1. We are of opinion that in this case the lower Courts were wrong in thinking that this was a suit governed by the provisions of Section 92 of the Civil Procedure Code. The suit was brought by the plaintiffs as trustees of a public religious trust. They were appointed trustees on the 26th April 1908. The defendants' father had been manager of the trust property from 1883 up to his death in 1905. After his death his accounts were examined by the plaintiffs-trustees who discovered, as they allege, that a large balance due to the temple was with him. They, therefore, as trustees, now sue to recover property belonging to the trust which has gone wrongfully into the possession of defendants who are strangers to the trust. To such a suit as this' Section 92 has no application : it is a suit, not by persons interested in the trust against defaulting trustees, but by the trustees against outsiders alleged to be in wrongful possession of the trust property. The extent and meaning of this section are well explained in Lakshmandas Parashram v. Ganpatrav Krishna ILR (1884) 8 Bom. 365; Strinivasa Ayyangar v. Strinivasa Swami ILR (1892) Mad. 31, and Budree Das Mukim v. Chooni Lall Johurry ILR (1906) 33 Cal. 789. And these decisions show that the present suit is outside the scope of Section 92.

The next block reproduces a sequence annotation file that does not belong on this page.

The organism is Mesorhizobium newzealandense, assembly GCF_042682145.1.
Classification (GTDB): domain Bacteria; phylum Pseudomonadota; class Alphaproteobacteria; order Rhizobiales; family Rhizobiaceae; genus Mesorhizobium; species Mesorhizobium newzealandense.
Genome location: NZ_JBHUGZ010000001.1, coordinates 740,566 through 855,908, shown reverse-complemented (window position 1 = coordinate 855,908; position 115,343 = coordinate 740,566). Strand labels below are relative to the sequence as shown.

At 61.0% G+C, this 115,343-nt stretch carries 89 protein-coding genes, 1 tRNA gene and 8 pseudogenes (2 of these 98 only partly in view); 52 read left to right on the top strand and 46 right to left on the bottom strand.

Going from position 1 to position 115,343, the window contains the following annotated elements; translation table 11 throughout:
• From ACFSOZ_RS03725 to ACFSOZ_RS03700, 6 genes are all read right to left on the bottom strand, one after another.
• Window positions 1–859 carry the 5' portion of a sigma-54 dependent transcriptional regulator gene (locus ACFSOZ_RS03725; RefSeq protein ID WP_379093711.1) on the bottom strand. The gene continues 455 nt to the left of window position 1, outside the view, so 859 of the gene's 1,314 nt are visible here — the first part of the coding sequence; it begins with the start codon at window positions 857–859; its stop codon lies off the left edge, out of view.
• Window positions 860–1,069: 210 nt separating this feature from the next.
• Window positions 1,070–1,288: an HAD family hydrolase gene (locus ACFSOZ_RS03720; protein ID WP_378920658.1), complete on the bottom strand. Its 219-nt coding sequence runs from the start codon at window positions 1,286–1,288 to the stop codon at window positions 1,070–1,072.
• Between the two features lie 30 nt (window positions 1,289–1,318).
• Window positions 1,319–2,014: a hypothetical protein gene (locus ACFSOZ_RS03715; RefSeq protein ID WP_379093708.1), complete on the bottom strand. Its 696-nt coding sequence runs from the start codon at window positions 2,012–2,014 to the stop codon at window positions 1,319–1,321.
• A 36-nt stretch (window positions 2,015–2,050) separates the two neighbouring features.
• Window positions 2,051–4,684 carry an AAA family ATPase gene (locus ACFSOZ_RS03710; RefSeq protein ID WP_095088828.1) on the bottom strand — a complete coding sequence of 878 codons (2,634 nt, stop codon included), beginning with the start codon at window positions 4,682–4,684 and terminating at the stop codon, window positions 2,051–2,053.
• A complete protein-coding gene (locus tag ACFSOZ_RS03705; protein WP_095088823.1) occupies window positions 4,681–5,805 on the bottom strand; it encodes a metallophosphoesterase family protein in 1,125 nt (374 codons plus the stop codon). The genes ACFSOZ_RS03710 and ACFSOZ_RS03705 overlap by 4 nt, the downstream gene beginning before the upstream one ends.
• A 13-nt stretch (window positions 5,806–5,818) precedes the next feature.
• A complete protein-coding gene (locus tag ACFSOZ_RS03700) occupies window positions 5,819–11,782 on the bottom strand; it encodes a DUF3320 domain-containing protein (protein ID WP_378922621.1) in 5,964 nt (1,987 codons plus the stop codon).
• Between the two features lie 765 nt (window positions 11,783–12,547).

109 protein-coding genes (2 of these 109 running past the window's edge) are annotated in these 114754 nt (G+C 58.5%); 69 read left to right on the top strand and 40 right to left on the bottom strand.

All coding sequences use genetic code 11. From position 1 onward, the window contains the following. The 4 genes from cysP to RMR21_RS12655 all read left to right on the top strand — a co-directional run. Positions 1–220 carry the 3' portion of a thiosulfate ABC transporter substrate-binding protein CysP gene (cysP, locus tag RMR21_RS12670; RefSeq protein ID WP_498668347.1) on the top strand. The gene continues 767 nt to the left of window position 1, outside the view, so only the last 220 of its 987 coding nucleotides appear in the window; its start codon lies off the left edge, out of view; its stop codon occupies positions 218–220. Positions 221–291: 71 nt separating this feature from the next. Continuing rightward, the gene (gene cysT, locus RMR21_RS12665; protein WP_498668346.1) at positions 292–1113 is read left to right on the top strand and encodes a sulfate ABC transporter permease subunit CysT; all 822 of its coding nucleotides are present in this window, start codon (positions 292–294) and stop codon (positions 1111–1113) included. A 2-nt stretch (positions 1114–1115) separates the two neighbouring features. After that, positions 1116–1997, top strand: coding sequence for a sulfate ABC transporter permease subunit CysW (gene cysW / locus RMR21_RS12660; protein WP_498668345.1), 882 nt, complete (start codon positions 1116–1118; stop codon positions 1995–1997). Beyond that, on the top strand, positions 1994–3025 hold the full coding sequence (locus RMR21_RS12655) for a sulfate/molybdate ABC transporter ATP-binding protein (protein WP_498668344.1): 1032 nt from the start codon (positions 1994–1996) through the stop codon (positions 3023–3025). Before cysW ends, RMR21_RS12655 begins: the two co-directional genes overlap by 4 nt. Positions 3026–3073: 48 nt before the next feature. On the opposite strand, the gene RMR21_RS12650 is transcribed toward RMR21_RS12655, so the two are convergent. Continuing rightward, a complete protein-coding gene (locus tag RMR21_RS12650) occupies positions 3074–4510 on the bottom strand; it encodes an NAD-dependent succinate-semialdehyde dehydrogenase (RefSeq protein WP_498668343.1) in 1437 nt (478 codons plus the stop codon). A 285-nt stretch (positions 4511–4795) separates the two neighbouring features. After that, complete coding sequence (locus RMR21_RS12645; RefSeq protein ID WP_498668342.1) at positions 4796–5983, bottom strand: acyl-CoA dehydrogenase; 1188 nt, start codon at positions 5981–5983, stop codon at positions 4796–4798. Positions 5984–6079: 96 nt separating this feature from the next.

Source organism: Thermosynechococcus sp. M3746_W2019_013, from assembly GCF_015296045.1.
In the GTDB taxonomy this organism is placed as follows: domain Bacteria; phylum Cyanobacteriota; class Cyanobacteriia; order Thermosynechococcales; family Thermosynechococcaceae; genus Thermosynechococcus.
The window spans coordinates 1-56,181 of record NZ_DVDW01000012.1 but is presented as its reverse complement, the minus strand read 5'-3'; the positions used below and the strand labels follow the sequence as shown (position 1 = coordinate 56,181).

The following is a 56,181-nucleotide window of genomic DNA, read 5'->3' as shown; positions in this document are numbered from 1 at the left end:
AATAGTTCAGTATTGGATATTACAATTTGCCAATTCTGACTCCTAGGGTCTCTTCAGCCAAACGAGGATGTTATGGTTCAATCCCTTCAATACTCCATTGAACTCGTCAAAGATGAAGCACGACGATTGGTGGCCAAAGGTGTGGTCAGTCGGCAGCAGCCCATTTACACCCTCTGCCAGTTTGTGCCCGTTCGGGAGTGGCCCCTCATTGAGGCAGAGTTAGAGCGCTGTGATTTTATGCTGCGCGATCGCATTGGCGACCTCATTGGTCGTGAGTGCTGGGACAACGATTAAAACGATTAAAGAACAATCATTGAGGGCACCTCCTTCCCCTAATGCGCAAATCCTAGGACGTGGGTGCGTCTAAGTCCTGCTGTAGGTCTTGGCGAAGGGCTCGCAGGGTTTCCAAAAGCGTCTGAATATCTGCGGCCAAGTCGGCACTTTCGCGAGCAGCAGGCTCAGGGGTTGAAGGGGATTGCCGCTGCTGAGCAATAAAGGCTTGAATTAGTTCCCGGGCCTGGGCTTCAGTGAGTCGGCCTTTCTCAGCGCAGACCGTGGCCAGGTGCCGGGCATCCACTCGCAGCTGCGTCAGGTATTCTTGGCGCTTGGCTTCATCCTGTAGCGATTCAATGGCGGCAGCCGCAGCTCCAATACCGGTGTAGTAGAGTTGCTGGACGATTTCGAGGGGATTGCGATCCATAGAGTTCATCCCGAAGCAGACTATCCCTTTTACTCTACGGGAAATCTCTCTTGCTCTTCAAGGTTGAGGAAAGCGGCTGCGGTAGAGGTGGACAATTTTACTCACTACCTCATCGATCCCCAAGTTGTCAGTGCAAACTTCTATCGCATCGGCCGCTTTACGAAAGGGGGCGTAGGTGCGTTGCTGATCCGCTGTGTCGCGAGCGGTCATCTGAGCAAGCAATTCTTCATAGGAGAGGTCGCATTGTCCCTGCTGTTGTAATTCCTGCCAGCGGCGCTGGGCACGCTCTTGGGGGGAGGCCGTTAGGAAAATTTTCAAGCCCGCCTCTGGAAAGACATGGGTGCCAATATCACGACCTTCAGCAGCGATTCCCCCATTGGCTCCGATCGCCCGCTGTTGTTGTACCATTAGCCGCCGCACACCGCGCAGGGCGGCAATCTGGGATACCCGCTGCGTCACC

2. It is faintly suggested by Mr. Rele in this second appeal that his clients themselves should be regarded as occupying the position of trustees, but, we think, there is no substance in this argument. No such admission was made in the plaint, and no such assertion was made in the written statement. The defendants are only heirs of the late manager and can have no claim to be regarded as trustees.
3. We must, therefore, allow this appeal, reverse the decree of the lower appellate Court and remand the suit for trial on its merits.
4. The appellants must have their costs in this Court and in the lower appellate Court from the respondents. Costs in the first Court will abide the result.